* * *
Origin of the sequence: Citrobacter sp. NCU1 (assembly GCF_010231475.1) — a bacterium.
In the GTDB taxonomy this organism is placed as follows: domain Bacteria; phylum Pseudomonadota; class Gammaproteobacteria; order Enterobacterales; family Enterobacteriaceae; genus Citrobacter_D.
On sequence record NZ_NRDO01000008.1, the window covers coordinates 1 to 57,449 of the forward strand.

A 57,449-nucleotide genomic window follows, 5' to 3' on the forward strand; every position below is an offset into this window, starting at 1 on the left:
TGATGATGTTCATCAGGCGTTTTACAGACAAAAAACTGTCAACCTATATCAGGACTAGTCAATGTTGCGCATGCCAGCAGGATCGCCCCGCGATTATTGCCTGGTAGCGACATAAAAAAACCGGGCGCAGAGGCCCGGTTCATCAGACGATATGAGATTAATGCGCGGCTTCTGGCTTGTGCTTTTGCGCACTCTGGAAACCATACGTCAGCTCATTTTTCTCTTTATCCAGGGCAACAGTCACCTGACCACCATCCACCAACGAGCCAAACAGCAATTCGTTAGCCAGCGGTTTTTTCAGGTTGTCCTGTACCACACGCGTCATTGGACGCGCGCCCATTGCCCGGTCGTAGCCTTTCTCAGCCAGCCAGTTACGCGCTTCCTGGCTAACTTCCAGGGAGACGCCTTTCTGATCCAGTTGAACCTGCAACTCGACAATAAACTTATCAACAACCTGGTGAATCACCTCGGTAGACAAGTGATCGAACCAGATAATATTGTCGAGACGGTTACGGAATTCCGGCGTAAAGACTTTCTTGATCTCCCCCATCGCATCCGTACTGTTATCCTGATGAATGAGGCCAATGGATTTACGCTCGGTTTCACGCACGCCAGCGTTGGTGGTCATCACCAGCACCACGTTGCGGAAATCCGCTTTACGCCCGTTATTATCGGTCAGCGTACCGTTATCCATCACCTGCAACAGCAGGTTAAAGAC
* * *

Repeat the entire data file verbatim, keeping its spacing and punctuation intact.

Origin of the sequence: Citrobacter sp. NCU1 (assembly GCF_010231475.1) — a bacterium.
In the GTDB taxonomy this organism is placed as follows: domain Bacteria; phylum Pseudomonadota; class Gammaproteobacteria; order Enterobacterales; family Enterobacteriaceae; genus Citrobacter_D.
On sequence record NZ_NRDO01000008.1, the window covers coordinates 1 to 57,449 of the forward strand.

A 57,449-nucleotide genomic window follows, 5' to 3' on the forward strand; every position below is an offset into this window, starting at 1 on the left:
TGATGATGTTCATCAGGCGTTTTACAGACAAAAAACTGTCAACCTATATCAGGACTAGTCAATGTTGCGCATGCCAGCAGGATCGCCCCGCGATTATTGCCTGGTAGCGACATAAAAAAACCGGGCGCAGAGGCCCGGTTCATCAGACGATATGAGATTAATGCGCGGCTTCTGGCTTGTGCTTTTGCGCACTCTGGAAACCATACGTCAGCTCATTTTTCTCTTTATCCAGGGCAACAGTCACCTGACCACCATCCACCAACGAGCCAAACAGCAATTCGTTAGCCAGCGGTTTTTTCAGGTTGTCCTGTACCACACGCGTCATTGGACGCGCGCCCATTGCCCGGTCGTAGCCTTTCTCAGCCAGCCAGTTACGCGCTTCCTGGCTAACTTCCAGGGAGACGCCTTTCTGATCCAGTTGAACCTGCAACTCGACAATAAACTTATCAACAACCTGGTGAATCACCTCGGTAGACAAGTGATCGAACCAGATAATATTGTCGAGACGGTTACGGAATTCCGGCGTAAAGACTTTCTTGATCTCCCCCATCGCATCCGTACTGTTATCCTGATGAATGAGGCCAATGGATTTACGCTCGGTTTCACGCACGCCAGCGTTGGTGGTCATCACCAGCACCACGTTGCGGAAATCCGCTTTACGCCCGTTATTATCGGTCAGCGTACCGTTATCCATCACCTGCAACAGCAGGTTAAAGAC